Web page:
At the end of the service, I receive a handful of blessed grapes. I bite one in half to share with her. Her eyes grow big and her delighted smile emits a tiny trickle of juice. She hastily signs “please” for another bite. And another. The grapes are cold and sweet and good. Like morsels of joy.

Atistotle is said to have taught his students while walking with them through the Lyceum. Similarly, my own little peripatetic philosopher teaches me. To move slowly. To drink deeply. To be intensely aware. Always.

This tiny contemplative sees the most ordinary things as extraordinary. And because of her, I see them too.

May I ever remember how to do this.

May we all.

Contemplation is the highest expression of man’s intellectual and spiritual life. It is that life itself, fully awake, fully active, fully aware that it is alive. It is spiritual wonder. It is spontaneous awe at the sacredness of life, of being. ~Thomas Merton

*In the event you are new to the blog, the aforementioned “she” is my 15 month old granddaughter, Kenzie, who lives in a perpetual state of wonder.

**A challenge: Find something ordinary that is part of your every day. Ask for the grace to see it anew. Consider it slowly. Allow yourself to experience deep gratitude for everyday mercies that often escape our regard.

Curious. Expectant. Surprised.

The evening is soft and sultry. Unexpectedly hot for May. We sit on calico covered hay bales in the long twilight shadows, while the two of them make promises. Love and cherish. Til death. I have never seen her more radiant.

Every detail says something about who they are. Individually. And as one. Bow ties and suspenders. Antique colored glasses spilling blossoms. Lanterns, paper pinwheels, and signature cocktails served up in mason jars.

He leads her to the dance floor. His touch tender, her eyes filled with love. And their deep joy becomes the music, becomes the dance, becomes the night sky and stars and fireflies and air. I can’t take my eyes off them.

They have been dancing into one another for months. A bit at a time. Here is the extraordinary thing, as they have moved toward oneness, I have seen her becoming more and more herself. As though he is liberating something inside her, and she is liberating him. A sweet, selfless love that is curious and generous, that discovers and makes brave.

I have thought of it often since that night.

 The greatest good you can do for another is not just to share your riches, but to reveal to him his own. ~Benjamin Disraeli

He is an internationally renowned jazz pianist who has played with the likes of Art Blakey and Wynton and Branford Marsalis. There is a photo on the wall of him with Dave Brubeck. He talks about these things humbly. Like gift.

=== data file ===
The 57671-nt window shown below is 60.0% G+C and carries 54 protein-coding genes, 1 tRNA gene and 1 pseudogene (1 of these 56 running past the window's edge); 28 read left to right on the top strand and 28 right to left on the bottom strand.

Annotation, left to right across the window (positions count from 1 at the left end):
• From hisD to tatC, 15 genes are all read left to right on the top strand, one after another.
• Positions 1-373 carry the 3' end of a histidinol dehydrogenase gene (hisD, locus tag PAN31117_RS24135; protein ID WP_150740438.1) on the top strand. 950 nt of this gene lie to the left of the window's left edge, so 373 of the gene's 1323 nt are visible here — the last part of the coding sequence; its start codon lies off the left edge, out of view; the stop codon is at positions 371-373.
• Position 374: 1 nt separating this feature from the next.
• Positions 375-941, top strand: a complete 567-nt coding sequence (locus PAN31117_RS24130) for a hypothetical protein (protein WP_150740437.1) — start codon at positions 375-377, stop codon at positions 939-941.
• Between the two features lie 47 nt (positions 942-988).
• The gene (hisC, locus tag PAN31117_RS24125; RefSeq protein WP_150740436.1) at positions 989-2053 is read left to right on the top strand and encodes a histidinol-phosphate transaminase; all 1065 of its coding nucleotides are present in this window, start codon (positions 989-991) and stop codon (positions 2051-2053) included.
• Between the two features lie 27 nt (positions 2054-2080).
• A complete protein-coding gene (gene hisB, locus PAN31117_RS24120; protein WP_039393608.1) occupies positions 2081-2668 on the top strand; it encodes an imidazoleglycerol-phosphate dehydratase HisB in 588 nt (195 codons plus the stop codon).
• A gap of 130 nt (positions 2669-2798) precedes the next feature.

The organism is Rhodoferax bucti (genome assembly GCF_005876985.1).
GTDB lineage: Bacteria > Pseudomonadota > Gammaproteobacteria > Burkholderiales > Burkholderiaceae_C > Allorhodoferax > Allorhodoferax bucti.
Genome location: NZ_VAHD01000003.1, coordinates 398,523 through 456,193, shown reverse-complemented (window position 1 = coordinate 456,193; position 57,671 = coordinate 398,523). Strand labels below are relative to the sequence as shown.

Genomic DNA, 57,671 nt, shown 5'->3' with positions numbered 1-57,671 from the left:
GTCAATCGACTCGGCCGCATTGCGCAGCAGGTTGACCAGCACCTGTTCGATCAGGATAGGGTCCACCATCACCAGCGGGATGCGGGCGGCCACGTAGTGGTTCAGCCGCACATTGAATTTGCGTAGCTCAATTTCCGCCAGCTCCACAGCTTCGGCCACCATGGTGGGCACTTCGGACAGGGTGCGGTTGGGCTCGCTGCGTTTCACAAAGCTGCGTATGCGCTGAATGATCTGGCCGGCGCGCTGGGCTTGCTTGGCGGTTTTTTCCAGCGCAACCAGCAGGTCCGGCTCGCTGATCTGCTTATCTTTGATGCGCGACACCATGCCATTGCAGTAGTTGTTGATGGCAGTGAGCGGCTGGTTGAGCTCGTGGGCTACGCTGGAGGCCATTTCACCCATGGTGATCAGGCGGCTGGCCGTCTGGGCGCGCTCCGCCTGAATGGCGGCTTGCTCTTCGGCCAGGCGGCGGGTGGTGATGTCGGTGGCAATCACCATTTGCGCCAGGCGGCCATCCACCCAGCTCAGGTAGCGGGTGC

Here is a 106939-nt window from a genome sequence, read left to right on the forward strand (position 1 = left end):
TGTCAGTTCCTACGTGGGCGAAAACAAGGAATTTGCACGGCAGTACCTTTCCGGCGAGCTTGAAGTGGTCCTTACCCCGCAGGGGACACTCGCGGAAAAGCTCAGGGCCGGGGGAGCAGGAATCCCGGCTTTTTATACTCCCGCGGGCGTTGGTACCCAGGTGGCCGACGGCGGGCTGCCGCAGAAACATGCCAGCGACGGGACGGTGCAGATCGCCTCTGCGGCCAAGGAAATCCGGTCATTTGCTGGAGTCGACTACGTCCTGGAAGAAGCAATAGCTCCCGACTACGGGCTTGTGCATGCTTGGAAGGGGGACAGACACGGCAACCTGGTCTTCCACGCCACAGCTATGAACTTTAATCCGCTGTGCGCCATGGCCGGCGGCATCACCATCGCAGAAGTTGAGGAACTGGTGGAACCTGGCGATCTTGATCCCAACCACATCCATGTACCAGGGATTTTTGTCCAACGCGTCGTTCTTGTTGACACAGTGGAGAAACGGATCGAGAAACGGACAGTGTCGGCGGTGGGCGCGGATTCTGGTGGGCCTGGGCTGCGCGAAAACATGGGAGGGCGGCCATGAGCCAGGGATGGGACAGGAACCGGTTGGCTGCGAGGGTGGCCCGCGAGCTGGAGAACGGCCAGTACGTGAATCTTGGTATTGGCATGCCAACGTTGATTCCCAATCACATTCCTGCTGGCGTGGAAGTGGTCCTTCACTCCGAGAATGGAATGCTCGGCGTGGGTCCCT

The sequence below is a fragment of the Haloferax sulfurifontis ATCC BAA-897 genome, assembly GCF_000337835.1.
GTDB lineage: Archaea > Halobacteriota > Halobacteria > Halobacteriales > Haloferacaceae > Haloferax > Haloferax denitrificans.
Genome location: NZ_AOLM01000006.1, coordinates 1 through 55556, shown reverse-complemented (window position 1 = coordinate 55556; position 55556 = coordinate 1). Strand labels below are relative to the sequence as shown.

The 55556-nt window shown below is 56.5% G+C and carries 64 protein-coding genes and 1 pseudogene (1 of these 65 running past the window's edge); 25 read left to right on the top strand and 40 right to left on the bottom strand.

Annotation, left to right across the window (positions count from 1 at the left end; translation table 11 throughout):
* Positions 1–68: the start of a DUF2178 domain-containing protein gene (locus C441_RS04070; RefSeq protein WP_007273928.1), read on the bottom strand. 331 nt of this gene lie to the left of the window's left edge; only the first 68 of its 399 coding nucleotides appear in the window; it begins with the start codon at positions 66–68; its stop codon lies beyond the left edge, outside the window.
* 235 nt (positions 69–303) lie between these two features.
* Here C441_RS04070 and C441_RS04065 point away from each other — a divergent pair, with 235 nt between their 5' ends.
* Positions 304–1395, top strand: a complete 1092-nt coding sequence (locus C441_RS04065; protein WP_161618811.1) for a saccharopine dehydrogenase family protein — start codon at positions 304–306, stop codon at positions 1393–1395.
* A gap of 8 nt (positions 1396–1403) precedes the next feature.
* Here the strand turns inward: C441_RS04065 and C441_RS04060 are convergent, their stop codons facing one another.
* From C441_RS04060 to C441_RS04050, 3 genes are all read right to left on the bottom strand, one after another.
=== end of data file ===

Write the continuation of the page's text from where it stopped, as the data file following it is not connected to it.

Then he begins to tell us about some of his students. Students who have played with Miles Davis and Sting. Students who have become headliners in their own right. He talks about the joy of helping someone find in himself something he didn’t know was there. And I am very glad to be entrusting my son to him for the next four years.

It is gift…

…this ability to see inside someone and draw out what is there. But it is gift that can be cultivated. By listening deeply. By loving generously, without agenda. By wanting the good of the other as much as I want the good of myself. By being willing to surrender preconceived notions and allow the other to grow beyond anything I could have imagined for him.

I want to love like this.

I want to live among others like this.




Don’t you?

*The enchanting couple above are Shawn and Madeline Lemon. It is a delight to know them. Positively beautiful, inside and out. Photograph by Brandon Chesbro.

**Jake’s instructor is to be the inimitable Donald Brown. I include the following by way of introduction. Treat yourself to a summer evening in Vienna, and jazz on a Bösendorfer. (That is perhaps only ironic to piano snobs. ;)) The piano solo is about 5 minutes in. Don’t miss it.

Honey’s Vintage Sweets

Soft, sea foam walls give the eye a place to rest against a cacophony of color worthy of Wonka. A wall of glass jars filled with assorted delights beckons from across the room. But I can’t get to them. I can’t stop meandering past every table.

Nostalgic candies from my childhood. I tell Marianne about riding my bike through the woods and out to a little store on the highway to buy candy necklaces. My cousin and I would put them on our sweaty necks and wear (and eat) them all the way home. Mike delights in 6 different flavors of Zotz and an infinite variety of pop rocks. There are candy cigarettes, teaberry gum, wax lips, sugar daddies…..